In a meeting between Scripps Research Institute Florida and the Civic Association this week, a topic of high interest to Palm Beachers was discussed about the ongoing efforts by Scripps to combat the Zika Virus.
Scripps Florida is a Civic Association Corporate Partner. The following report was presented:
Ongoing efforts by the Scripps Research Institute to combat the Zika Virus, and our priorities going forward
Prepared by Michael Farzan, Ph.D., Professor and Co-Chair, Department of Immunology and Microbial Science, The Scripps Research Institute. September 27, 2016
The following describes how The Scripps Research Institute might best apply resources to protecting mothers and infants from the worst health consequences of the Zika virus.
The Scripps Research Institute has been pursuing four goals in its anti-Zika virus effort. These are:
- Development and improvement of a safe, effective Zika vaccine: improving the safety of the first likely vaccine to be tested in humans, and developing alternatives should this first effort falter.
- Development of orally available small compounds that can be used prophylactically and in the early stages of an infection.
- Development of injectable antibodies and biologics whose safety profile would make them useable in pregnant and soon-to-be-pregnant women.
- A deeper understanding of Zika pathogenesis, with focus on mother-to-infant transmission at the placental barrier, the reasons for efficient neural infection, and the causes of Zika-induced microcephaly.
We have made significant progress in each of these four areas:
Vaccines. A prototype of a Scripps live-attenuated Zika vaccine have been developed and characterized at small scale. The Scripps vaccine has two important properties different from competing vaccine efforts. It is designed so that it cannot traverse the placental barrier, increasing its ability to be used in women whose pregnancy state is unknown. It is also modified to lower the chance, in rare cases, of worsening Zika infection or infection by other flavivirus infections, a continuing concern with all flavivirus vaccines. In the best case, our vaccine effort will take at least two years to reach the clinic, and several more to achieve widespread use.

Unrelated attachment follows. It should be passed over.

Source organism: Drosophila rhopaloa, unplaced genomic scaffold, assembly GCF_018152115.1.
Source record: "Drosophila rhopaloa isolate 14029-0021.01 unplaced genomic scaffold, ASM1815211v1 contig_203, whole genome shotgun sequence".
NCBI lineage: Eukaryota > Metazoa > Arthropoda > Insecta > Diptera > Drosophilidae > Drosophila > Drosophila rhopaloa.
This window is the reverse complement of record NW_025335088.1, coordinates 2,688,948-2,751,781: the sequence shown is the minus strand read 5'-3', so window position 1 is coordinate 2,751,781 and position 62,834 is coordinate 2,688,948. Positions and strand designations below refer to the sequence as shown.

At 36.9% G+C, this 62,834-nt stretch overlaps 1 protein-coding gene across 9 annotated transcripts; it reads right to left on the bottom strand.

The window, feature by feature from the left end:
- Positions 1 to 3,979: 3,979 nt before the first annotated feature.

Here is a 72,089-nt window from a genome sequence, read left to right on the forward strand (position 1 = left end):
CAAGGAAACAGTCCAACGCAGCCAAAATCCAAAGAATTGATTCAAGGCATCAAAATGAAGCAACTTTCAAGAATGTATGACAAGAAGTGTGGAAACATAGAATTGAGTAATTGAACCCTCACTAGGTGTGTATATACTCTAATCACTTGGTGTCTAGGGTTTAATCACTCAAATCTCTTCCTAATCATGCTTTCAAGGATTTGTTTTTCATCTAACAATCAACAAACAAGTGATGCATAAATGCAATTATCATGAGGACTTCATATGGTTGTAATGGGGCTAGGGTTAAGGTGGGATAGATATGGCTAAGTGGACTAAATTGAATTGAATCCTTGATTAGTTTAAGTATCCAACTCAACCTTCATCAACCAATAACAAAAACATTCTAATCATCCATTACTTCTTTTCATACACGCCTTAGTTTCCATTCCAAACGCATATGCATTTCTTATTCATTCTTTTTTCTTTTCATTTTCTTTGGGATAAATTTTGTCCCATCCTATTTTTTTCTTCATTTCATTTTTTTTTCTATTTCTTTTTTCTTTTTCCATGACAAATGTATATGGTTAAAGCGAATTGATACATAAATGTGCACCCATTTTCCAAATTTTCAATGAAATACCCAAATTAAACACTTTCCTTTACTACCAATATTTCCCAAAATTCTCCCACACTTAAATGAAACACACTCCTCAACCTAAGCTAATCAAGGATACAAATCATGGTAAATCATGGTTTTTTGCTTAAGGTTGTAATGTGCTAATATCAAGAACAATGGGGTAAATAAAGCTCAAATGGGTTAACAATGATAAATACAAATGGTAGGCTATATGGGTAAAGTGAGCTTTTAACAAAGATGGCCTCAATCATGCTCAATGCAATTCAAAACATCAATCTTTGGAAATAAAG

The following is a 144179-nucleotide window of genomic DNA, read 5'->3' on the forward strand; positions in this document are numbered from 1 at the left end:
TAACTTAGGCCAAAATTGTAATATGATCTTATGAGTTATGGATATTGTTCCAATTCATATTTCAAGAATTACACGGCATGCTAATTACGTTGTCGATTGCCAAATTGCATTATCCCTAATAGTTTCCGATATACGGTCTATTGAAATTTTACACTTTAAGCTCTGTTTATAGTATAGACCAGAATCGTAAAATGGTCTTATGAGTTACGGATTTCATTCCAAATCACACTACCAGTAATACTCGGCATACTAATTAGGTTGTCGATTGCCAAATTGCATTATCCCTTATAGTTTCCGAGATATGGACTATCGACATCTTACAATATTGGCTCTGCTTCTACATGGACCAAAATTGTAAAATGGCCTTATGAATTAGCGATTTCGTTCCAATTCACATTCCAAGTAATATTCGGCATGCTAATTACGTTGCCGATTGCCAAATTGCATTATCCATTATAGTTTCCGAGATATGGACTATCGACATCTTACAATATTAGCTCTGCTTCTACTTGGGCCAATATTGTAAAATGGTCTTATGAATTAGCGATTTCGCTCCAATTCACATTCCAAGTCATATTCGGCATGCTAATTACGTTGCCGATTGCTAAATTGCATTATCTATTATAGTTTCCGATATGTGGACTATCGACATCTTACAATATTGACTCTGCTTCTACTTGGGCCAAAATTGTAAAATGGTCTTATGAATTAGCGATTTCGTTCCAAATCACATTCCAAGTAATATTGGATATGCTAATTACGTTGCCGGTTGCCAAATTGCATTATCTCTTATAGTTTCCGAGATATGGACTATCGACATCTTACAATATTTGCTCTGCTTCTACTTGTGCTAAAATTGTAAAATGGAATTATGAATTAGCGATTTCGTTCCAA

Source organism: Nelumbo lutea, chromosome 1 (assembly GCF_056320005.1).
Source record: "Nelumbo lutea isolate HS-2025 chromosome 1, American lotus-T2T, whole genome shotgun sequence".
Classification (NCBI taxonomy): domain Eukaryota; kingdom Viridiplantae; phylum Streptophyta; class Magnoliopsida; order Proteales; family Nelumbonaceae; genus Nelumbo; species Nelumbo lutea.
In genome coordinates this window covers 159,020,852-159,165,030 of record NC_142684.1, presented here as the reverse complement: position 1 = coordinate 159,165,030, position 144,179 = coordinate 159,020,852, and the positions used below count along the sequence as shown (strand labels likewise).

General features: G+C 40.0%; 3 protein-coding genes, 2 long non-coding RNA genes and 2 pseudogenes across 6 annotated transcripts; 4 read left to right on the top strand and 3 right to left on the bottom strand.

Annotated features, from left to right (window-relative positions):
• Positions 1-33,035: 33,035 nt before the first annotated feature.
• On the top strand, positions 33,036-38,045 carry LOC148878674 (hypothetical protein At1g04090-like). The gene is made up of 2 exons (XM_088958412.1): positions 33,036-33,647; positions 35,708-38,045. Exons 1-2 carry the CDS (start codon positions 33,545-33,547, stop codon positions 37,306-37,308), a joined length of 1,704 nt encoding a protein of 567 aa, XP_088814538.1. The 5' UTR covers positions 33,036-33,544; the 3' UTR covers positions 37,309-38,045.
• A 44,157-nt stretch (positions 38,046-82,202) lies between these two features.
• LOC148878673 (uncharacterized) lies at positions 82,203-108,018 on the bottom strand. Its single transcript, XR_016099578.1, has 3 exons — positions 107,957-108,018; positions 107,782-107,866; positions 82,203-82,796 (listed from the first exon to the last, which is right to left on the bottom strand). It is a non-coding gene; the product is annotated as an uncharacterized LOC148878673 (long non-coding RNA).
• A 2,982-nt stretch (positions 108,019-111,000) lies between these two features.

Small antiviral compounds. We have initiated our first screen with a Zika virus replicon system using a pilot 4000-compound library. This first library is FDA approved so potent leads from this screen could be rapidly tested in humans. This screen proved that we can perform a high-throughput screen for anti-Zika compounds, but did not produce any silver bullets. We will therefore be undertaking a much larger screen of 400,000 compounds. The best leads from that screen will be modified through medicinal chemistry to minimize potential side effects and improve pharmacokinetics.